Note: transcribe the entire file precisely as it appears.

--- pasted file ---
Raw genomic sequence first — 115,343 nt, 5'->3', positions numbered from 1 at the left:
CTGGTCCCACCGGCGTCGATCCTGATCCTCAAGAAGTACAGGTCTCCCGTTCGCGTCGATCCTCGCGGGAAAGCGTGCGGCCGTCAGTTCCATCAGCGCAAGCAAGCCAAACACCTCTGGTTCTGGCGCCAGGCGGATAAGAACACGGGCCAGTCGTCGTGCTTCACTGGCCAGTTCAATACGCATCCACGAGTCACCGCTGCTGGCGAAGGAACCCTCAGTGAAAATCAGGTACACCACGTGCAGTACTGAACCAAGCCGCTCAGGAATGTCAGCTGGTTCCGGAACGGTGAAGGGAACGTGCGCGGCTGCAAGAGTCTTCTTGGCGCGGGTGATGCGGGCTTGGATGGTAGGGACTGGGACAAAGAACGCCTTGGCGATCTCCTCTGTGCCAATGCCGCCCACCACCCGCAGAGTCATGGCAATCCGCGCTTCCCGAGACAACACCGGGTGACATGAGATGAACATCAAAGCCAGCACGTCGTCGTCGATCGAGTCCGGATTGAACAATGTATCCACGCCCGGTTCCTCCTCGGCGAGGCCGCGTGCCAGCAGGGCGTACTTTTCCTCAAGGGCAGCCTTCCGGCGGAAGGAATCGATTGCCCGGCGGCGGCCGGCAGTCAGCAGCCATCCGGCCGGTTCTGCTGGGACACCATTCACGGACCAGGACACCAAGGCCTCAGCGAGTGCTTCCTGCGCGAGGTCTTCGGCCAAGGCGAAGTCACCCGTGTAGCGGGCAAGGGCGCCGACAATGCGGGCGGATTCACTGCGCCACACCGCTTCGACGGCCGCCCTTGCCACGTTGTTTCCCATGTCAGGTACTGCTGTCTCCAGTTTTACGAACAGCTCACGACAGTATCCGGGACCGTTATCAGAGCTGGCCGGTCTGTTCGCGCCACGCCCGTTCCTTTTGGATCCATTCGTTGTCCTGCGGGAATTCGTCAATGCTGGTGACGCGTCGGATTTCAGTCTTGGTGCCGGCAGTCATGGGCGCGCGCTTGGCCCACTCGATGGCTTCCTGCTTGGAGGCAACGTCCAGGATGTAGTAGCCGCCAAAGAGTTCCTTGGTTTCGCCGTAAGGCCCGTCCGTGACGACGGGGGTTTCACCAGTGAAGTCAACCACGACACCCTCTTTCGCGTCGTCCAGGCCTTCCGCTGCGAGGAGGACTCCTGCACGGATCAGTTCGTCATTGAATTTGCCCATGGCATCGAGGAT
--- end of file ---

Raw genomic sequence first — 115,343 nt, 5'->3', positions numbered from 1 at the left:
CTGGTCCCACCGGCGTCGATCCTGATCCTCAAGAAGTACAGGTCTCCCGTTCGCGTCGATCCTCGCGGGAAAGCGTGCGGCCGTCAGTTCCATCAGCGCAAGCAAGCCAAACACCTCTGGTTCTGGCGCCAGGCGGATAAGAACACGGGCCAGTCGTCGTGCTTCACTGGCCAGTTCAATACGCATCCACGAGTCACCGCTGCTGGCGAAGGAACCCTCAGTGAAAATCAGGTACACCACGTGCAGTACTGAACCAAGCCGCTCAGGAATGTCAGCTGGTTCCGGAACGGTGAAGGGAACGTGCGCGGCTGCAAGAGTCTTCTTGGCGCGGGTGATGCGGGCTTGGATGGTAGGGACTGGGACAAAGAACGCCTTGGCGATCTCCTCTGTGCCAATGCCGCCCACCACCCGCAGAGTCATGGCAATCCGCGCTTCCCGAGACAACACCGGGTGACATGAGATGAACATCAAAGCCAGCACGTCGTCGTCGATCGAGTCCGGATTGAACAATGTATCCACGCCCGGTTCCTCCTCGGCGAGGCCGCGTGCCAGCAGGGCGTACTTTTCCTCAAGGGCAGCCTTCCGGCGGAAGGAATCGATTGCCCGGCGGCGGCCGGCAGTCAGCAGCCATCCGGCCGGTTCTGCTGGGACACCATTCACGGACCAGGACACCAAGGCCTCAGCGAGTGCTTCCTGCGCGAGGTCTTCGGCCAAGGCGAAGTCACCCGTGTAGCGGGCAAGGGCGCCGACAATGCGGGCGGATTCACTGCGCCACACCGCTTCGACGGCCGCCCTTGCCACGTTGTTTCCCATGTCAGGTACTGCTGTCTCCAGTTTTACGAACAGCTCACGACAGTATCCGGGACCGTTATCAGAGCTGGCCGGTCTGTTCGCGCCACGCCCGTTCCTTTTGGATCCATTCGTTGTCCTGCGGGAATTCGTCAATGCTGGTGACGCGTCGGATTTCAGTCTTGGTGCCGGCAGTCATGGGCGCGCGCTTGGCCCACTCGATGGCTTCCTGCTTGGAGGCAACGTCCAGGATGTAGTAGCCGCCAAAGAGTTCCTTGGTTTCGCCGTAAGGCCCGTCCGTGACGACGGGGGTTTCACCAGTGAAGTCAACCACGACACCCTCTTTCGCGTCGTCCAGGCCTTCCGCTGCGAGGAGGACTCCTGCACGGATCAGTTCGTCATTGAATTTGCCCATGGCATCGAGGAT